To date, ointments, tools, technologies and devices marketed to “support” or “promote” wound healing in animals are within the law as long as they do not claim a medicinal effect. Furthermore, the product may be promoted without a marketing licence and a CE mark is not required.

As long as the product does not claim to treat a condition or have ingredients that are known to have a pharmaceutical effect (e.g. antibiotic components), it is free to be promoted for use.

As long as the product meets the criteria of being for topical use and does not claim medicinal effect, it is not required to undergo any testing to demonstrate cellular toxicity and the full range of ingredients may be withheld.

As with nutraceuticals, the addition of “natural” ingredients is often considered a bene t. It is often worth reminding those with a particular fixation on natural remedies that hemlock and arsenic are also naturally occurring.

Moist wound healing – the only real evidence we have?

How many people do you hear saying, “Let the air get to it”? Alas, Dr George Winter has since set a precedent that has been surprisingly slow to catch on. His 1962 paper published in Nature discussed and proved his findings that wounds kept in a moist environment (following proper cleansing and debridement) will not only heal 30 to 50% faster but have less scar tissue and a better tensile strength once healed.

These figures may be associated with a product that provides a moist environment by either donating moisture (e.g. hydrogel) or a product that prevents dehydration of the wound through the use of a barrier such as a semi-permeable lm membrane (e.g. Opsite film) or through topical application of petroleum-based products (e.g. emollient creams, Vaseline).

If a new product is developed tomorrow that fits the description of maintaining a moist environment, it can ride on the back of Winter’s research and state that it helps to achieve 50% faster healing (compared to leaving the wound to dry out). At the same time this product requires no testing for cytotoxicity, does not need to be sterile and can be packaged anywhere in the world with no traceability of production standards or ingredients.

Add to the product a price that is artificially high: the phenomenon of price-quality signalling. The higher the price, the greater the trust in the brand. Unfortunately, the perception of animal owners is that doing something themselves prior to seeking veterinary intervention only makes them an easy target for premium-priced products that meet the need to “do the right thing” for their pet.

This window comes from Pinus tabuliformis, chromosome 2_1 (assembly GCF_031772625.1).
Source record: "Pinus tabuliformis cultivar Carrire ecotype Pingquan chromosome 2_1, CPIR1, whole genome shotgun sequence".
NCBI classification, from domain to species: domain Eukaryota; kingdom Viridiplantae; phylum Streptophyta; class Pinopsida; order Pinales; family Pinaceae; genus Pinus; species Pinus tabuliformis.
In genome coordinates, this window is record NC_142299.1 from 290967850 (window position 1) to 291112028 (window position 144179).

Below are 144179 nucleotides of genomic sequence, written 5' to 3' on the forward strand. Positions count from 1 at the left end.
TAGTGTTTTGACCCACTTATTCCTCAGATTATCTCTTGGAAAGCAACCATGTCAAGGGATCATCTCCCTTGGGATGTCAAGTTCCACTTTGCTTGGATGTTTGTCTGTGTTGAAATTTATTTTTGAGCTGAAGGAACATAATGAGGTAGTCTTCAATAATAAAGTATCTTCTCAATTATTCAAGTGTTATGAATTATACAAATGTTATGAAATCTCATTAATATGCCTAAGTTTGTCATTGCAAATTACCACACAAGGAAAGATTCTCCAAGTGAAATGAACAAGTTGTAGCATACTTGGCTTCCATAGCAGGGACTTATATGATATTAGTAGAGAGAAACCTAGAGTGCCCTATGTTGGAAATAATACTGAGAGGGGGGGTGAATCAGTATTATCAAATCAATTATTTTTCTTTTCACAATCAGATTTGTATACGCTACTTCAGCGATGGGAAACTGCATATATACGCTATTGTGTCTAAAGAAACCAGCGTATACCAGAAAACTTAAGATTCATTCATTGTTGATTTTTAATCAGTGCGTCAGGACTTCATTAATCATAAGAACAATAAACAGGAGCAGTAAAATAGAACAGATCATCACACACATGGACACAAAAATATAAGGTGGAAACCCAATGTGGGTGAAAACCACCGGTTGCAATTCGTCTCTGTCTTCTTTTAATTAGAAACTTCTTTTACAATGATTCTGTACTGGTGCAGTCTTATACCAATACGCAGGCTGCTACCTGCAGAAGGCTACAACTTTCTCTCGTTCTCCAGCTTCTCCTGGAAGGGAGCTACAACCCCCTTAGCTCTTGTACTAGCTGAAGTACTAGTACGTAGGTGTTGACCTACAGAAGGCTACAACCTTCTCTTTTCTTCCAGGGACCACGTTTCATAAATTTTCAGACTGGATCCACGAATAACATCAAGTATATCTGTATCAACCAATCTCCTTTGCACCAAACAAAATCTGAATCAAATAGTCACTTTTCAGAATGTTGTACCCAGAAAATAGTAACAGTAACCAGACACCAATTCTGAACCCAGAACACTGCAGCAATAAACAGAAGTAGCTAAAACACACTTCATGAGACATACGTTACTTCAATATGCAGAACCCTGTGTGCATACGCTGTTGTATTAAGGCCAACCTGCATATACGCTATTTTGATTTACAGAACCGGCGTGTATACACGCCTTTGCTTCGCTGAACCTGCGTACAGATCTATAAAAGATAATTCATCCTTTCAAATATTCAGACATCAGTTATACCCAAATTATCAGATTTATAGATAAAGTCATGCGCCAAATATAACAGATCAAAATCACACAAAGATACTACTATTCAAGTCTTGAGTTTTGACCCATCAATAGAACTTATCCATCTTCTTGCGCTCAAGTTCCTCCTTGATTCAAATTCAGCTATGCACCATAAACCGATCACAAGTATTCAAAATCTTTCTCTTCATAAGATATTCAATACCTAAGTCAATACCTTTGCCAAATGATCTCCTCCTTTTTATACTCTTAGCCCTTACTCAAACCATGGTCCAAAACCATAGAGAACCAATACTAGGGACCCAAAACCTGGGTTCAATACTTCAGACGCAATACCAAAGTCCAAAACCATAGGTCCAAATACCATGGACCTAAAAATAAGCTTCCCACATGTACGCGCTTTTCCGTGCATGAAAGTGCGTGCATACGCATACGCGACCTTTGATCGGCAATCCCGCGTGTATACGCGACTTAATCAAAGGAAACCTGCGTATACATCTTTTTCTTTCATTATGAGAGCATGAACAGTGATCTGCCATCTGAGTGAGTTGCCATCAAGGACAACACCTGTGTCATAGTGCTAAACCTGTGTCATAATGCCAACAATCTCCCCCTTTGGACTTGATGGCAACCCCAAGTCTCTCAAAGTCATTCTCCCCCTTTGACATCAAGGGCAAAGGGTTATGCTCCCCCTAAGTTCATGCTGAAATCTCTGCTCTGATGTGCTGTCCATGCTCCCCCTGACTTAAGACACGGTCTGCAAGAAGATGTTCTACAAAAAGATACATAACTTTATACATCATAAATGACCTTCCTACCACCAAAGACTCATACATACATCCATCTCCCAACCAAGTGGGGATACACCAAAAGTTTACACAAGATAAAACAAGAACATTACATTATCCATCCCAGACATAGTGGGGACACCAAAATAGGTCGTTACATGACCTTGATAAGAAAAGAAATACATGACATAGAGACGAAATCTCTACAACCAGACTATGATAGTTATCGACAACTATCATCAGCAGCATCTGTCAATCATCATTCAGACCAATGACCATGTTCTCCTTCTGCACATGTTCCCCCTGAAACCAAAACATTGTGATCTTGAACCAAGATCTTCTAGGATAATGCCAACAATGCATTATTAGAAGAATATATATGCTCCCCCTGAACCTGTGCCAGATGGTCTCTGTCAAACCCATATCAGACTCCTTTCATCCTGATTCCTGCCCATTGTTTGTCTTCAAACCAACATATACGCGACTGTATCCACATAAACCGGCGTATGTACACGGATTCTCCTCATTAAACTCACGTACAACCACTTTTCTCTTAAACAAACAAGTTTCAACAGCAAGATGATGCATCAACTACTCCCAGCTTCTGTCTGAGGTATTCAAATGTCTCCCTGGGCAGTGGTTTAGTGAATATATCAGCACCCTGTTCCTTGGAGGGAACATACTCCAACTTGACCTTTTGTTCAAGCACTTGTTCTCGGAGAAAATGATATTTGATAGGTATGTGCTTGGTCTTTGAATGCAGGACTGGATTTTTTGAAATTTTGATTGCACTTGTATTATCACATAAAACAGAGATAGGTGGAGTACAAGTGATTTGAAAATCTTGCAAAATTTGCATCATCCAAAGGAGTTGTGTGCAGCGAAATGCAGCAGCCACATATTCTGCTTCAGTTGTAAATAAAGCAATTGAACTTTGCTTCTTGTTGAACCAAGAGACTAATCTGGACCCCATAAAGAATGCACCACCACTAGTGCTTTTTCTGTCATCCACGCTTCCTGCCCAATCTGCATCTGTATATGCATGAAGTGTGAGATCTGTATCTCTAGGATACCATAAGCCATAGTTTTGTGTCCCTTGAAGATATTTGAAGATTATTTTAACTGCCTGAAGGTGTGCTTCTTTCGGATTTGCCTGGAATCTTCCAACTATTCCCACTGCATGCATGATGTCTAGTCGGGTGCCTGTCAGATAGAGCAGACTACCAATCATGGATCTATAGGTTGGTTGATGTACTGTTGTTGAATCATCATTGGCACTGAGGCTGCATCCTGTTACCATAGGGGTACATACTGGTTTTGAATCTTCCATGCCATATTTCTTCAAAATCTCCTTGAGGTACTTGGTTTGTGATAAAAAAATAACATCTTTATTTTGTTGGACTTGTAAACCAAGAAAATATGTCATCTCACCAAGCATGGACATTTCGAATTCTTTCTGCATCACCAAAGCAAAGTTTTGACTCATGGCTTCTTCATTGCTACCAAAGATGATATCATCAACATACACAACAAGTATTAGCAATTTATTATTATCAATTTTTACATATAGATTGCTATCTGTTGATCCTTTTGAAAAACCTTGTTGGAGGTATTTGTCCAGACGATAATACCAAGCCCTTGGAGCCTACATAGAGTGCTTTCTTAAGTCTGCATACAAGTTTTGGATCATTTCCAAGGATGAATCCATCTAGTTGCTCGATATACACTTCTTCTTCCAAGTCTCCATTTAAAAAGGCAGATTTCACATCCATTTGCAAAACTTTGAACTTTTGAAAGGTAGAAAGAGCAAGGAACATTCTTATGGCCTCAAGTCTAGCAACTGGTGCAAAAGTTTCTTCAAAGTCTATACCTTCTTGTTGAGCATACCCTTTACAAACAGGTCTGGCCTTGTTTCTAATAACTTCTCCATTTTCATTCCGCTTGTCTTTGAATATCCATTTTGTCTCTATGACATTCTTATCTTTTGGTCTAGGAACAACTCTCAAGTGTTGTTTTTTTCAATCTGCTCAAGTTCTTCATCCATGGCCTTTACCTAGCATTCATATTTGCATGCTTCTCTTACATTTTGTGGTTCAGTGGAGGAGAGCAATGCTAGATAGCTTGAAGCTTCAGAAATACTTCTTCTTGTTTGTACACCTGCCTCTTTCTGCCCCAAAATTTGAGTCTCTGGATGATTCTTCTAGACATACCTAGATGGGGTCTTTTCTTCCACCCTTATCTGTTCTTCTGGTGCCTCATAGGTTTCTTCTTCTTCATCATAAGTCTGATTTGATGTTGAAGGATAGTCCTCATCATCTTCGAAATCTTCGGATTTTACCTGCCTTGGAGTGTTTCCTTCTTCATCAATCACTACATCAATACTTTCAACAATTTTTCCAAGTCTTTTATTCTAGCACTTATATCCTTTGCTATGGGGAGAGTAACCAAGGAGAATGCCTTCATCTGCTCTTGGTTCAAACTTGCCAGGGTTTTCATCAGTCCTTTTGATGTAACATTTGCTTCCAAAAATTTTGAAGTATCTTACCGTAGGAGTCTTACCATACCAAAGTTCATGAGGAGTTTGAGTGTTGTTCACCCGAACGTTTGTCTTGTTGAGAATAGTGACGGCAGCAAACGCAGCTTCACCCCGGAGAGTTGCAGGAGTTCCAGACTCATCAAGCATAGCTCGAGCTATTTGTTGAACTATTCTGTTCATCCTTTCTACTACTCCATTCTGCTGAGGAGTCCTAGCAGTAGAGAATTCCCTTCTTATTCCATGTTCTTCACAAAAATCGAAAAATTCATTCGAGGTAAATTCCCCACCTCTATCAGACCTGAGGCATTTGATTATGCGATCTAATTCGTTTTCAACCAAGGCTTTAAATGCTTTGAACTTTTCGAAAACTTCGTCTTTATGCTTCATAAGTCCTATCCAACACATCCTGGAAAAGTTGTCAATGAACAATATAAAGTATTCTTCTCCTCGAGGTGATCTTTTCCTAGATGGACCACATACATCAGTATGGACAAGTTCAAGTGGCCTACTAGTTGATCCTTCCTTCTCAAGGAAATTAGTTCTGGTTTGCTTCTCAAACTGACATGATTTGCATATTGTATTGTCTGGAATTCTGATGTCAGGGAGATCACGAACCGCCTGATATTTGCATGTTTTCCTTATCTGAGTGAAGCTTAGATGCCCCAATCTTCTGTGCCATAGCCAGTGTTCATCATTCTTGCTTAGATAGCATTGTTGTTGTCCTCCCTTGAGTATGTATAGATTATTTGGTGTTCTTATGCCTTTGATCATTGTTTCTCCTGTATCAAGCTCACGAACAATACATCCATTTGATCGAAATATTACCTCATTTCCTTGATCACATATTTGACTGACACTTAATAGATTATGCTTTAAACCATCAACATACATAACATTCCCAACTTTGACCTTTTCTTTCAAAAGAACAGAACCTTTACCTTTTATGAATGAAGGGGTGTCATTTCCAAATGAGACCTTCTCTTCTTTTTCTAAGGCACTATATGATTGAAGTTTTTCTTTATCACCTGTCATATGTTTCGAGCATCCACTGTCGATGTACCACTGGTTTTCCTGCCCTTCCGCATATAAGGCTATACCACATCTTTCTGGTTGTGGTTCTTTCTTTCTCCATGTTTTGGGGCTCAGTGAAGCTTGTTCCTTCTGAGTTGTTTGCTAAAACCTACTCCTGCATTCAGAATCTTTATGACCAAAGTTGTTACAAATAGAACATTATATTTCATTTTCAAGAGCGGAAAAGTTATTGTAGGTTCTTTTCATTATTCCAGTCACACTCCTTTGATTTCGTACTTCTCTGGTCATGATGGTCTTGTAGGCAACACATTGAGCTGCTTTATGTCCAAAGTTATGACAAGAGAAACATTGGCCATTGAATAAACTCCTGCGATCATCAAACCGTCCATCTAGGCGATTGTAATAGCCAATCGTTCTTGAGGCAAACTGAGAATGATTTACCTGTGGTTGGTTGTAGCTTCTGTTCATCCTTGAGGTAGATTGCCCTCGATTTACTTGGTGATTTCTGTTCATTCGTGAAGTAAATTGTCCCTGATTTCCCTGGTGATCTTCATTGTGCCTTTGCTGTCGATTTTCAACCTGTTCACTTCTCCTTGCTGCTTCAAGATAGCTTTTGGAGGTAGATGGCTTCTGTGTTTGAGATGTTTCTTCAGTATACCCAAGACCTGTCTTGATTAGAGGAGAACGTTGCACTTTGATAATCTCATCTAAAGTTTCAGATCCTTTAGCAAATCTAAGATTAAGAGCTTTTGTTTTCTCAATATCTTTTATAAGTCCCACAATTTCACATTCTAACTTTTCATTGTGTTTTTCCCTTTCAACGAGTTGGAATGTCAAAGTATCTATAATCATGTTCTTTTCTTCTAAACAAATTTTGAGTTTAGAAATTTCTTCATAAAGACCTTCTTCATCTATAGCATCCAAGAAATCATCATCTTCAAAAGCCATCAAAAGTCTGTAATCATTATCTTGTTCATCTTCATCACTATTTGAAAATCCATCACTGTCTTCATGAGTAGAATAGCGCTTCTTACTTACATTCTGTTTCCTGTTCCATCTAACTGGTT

So what is this new product that revolutionises wound management? All these qualities can be found in nothing less than margarine. Priced highly to infer quality and labelled in a way that is appealing and scientific, we offer a winning formula that can claim to improve healing rates by 50%, help to maintain a moist environment, is a barrier to contamination and is soothing.

Why not add a small amount of naturally derived tea-tree oil? In order to play by the rules we must not say it is antimicrobial, but we can be confident that the buyer will have been exposed to similar claims elsewhere.

What we may not state is that oil-based products are known to inhibit broplasia and cell migration in open wounds and that tea-tree oil is a highly sensitising phenolic compound that is cytotoxic in the open wound.


Research continues to explore ways to manage wounds that improve healing rates and aid in progression of the wound from phase to phase. Any products used should avoid cytotoxicity and damage to healthy tissue.

To date there is no magic formulation that bypasses the proper cleansing of wounds which is critical for positive progression, and promotion of wound healing that will negate the need for proper management. Thorough cleansing of wounds followed by moist wound healing principles remain the gold standard.

The challenge comes in limiting factors that delay healing such as movement, compliance, contamination and interference. Whatever is promised on the label, be reassured that many wounds heal despite the products used.